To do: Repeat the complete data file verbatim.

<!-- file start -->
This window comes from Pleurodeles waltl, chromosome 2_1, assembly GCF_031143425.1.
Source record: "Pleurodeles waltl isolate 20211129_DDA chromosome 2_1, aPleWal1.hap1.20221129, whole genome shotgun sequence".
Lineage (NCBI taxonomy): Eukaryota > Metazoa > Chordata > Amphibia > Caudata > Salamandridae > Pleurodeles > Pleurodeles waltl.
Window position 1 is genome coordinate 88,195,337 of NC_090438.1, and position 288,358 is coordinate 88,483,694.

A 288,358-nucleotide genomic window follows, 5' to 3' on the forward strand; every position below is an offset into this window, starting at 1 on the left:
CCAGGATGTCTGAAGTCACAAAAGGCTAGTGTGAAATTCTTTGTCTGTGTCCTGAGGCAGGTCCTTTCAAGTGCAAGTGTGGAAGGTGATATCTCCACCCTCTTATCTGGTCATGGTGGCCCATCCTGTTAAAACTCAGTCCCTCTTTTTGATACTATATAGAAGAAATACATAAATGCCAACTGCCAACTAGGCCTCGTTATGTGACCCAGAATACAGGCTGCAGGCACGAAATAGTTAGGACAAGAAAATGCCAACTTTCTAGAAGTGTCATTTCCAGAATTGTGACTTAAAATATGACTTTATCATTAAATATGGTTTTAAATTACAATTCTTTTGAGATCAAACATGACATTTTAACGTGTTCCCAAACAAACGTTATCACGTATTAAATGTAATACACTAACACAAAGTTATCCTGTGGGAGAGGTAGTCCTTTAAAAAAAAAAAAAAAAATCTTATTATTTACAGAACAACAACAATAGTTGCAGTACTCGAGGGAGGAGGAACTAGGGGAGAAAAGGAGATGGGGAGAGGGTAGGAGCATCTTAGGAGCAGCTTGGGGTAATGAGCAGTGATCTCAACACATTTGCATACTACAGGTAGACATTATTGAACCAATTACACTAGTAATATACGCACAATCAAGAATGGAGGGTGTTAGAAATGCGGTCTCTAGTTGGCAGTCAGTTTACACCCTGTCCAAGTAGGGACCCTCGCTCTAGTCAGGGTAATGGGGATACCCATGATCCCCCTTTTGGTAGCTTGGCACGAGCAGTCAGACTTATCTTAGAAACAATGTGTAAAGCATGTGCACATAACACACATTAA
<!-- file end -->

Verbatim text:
This window comes from Pleurodeles waltl, chromosome 2_1, assembly GCF_031143425.1.
Source record: "Pleurodeles waltl isolate 20211129_DDA chromosome 2_1, aPleWal1.hap1.20221129, whole genome shotgun sequence".
Lineage (NCBI taxonomy): Eukaryota > Metazoa > Chordata > Amphibia > Caudata > Salamandridae > Pleurodeles > Pleurodeles waltl.
Window position 1 is genome coordinate 88,195,337 of NC_090438.1, and position 288,358 is coordinate 88,483,694.

A 288,358-nucleotide genomic window follows, 5' to 3' on the forward strand; every position below is an offset into this window, starting at 1 on the left:
CCAGGATGTCTGAAGTCACAAAAGGCTAGTGTGAAATTCTTTGTCTGTGTCCTGAGGCAGGTCCTTTCAAGTGCAAGTGTGGAAGGTGATATCTCCACCCTCTTATCTGGTCATGGTGGCCCATCCTGTTAAAACTCAGTCCCTCTTTTTGATACTATATAGAAGAAATACATAAATGCCAACTGCCAACTAGGCCTCGTTATGTGACCCAGAATACAGGCTGCAGGCACGAAATAGTTAGGACAAGAAAATGCCAACTTTCTAGAAGTGTCATTTCCAGAATTGTGACTTAAAATATGACTTTATCATTAAATATGGTTTTAAATTACAATTCTTTTGAGATCAAACATGACATTTTAACGTGTTCCCAAACAAACGTTATCACGTATTAAATGTAATACACTAACACAAAGTTATCCTGTGGGAGAGGTAGTCCTTTAAAAAAAAAAAAAAAAATCTTATTATTTACAGAACAACAACAATAGTTGCAGTACTCGAGGGAGGAGGAACTAGGGGAGAAAAGGAGATGGGGAGAGGGTAGGAGCATCTTAGGAGCAGCTTGGGGTAATGAGCAGTGATCTCAACACATTTGCATACTACAGGTAGACATTATTGAACCAATTACACTAGTAATATACGCACAATCAAGAATGGAGGGTGTTAGAAATGCGGTCTCTAGTTGGCAGTCAGTTTACACCCTGTCCAAGTAGGGACCCTCGCTCTAGTCAGGGTAATGGGGATACCCATGATCCCCCTTTTGGTAGCTTGGCACGAGCAGTCAGACTTATCTTAGAAACAATGTGTAAAGCATGTGCACATAACACACATTAA